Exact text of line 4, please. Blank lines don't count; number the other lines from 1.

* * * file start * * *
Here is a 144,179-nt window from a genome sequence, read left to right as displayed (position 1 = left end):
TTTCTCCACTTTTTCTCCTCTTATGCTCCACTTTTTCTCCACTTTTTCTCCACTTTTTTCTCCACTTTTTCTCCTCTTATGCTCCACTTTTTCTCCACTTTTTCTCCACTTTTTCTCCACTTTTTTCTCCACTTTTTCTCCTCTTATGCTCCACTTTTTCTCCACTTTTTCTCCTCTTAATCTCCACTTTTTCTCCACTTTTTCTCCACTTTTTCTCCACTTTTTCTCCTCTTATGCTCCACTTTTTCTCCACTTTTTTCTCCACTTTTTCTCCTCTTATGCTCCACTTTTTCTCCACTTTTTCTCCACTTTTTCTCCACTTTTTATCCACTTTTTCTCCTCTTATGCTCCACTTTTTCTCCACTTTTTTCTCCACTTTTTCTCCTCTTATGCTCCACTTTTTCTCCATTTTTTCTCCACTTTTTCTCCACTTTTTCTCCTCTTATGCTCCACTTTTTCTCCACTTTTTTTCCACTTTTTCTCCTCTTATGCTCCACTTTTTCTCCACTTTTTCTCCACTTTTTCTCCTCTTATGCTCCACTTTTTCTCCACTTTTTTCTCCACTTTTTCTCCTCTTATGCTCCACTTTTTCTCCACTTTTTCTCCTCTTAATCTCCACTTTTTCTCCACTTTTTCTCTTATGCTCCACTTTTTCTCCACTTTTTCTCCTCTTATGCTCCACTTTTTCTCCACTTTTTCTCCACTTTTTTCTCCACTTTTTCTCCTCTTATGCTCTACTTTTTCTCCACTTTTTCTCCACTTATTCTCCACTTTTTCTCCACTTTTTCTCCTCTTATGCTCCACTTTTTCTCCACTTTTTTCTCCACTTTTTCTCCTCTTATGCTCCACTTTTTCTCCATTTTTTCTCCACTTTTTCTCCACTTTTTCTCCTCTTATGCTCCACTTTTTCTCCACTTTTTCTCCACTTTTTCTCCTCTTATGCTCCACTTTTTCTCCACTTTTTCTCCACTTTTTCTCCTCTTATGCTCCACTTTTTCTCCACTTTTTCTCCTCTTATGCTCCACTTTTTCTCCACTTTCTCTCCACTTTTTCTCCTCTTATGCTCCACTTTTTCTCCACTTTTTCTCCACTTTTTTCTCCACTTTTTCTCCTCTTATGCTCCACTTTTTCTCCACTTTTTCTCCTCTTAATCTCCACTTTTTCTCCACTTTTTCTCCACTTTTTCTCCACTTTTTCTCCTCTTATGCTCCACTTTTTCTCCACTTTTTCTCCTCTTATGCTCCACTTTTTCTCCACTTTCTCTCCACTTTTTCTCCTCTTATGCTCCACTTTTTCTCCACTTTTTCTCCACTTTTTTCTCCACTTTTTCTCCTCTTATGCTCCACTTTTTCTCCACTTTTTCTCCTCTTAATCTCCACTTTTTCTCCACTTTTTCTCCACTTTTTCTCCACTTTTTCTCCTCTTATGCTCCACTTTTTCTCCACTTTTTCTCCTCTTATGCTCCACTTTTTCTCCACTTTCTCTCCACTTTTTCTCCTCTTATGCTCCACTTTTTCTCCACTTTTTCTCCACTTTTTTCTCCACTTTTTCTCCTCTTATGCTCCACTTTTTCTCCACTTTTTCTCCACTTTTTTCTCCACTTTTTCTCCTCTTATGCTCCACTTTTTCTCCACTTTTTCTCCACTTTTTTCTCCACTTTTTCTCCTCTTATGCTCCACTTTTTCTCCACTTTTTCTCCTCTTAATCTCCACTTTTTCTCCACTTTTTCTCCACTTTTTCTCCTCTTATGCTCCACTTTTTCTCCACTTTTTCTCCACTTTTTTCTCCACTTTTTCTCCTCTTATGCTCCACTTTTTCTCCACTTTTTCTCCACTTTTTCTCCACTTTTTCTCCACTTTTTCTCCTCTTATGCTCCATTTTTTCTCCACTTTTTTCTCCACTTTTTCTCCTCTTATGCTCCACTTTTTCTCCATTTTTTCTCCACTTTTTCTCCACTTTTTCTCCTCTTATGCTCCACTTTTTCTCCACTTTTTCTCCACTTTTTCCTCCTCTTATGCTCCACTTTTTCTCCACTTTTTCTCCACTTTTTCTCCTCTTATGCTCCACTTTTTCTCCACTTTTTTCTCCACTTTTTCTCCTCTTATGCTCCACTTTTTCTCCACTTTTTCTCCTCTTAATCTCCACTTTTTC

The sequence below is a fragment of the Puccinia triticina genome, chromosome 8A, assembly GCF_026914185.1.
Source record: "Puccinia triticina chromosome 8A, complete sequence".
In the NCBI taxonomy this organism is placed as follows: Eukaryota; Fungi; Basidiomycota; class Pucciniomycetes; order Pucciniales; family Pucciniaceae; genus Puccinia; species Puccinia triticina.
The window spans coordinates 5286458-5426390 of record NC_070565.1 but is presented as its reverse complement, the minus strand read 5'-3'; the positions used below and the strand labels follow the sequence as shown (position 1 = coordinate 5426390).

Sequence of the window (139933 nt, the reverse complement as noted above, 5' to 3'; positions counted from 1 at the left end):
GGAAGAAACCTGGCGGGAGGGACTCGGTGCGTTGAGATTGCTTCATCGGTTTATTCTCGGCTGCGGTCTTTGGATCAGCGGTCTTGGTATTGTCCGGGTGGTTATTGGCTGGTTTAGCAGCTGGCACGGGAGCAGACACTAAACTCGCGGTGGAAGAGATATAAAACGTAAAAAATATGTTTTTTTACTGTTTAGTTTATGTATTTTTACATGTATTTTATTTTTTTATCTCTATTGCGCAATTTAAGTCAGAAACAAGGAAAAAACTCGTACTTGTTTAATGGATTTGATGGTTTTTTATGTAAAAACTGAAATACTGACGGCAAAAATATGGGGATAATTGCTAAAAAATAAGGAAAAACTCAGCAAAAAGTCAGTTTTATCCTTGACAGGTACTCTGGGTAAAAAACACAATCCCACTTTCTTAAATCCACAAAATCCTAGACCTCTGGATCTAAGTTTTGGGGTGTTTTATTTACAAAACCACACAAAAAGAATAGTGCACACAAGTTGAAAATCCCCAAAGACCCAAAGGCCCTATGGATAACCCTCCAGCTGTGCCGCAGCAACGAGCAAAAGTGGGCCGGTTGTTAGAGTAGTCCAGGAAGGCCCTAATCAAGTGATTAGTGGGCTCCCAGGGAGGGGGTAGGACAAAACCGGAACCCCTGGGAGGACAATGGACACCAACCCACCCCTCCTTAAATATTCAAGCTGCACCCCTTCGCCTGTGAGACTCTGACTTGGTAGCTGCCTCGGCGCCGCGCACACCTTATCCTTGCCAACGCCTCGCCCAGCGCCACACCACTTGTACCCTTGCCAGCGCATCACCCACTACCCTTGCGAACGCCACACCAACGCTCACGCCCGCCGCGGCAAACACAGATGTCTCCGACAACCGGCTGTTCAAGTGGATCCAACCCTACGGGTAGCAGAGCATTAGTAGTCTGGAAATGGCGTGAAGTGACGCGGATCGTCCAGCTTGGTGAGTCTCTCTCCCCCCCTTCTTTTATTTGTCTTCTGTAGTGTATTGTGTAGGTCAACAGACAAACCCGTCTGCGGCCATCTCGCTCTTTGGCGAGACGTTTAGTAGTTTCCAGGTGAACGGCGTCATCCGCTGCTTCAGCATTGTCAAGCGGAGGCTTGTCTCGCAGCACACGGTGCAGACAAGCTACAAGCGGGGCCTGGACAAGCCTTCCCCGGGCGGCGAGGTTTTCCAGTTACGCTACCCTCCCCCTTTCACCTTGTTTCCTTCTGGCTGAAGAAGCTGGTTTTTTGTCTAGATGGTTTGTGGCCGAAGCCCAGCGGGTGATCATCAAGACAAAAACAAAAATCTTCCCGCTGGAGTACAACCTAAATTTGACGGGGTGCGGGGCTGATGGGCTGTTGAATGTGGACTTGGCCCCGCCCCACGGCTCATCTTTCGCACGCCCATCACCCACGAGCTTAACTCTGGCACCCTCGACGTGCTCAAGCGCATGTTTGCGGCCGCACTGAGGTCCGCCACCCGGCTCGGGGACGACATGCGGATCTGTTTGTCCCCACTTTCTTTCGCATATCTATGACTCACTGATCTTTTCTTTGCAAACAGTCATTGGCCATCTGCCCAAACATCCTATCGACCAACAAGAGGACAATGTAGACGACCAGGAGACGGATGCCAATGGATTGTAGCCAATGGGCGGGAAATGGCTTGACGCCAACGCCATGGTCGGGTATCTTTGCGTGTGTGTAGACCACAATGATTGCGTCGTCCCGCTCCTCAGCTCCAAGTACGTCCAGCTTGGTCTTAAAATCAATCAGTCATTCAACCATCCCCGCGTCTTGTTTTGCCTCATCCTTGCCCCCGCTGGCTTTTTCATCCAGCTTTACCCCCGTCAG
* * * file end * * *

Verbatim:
Source record: "Puccinia triticina chromosome 8A, complete sequence".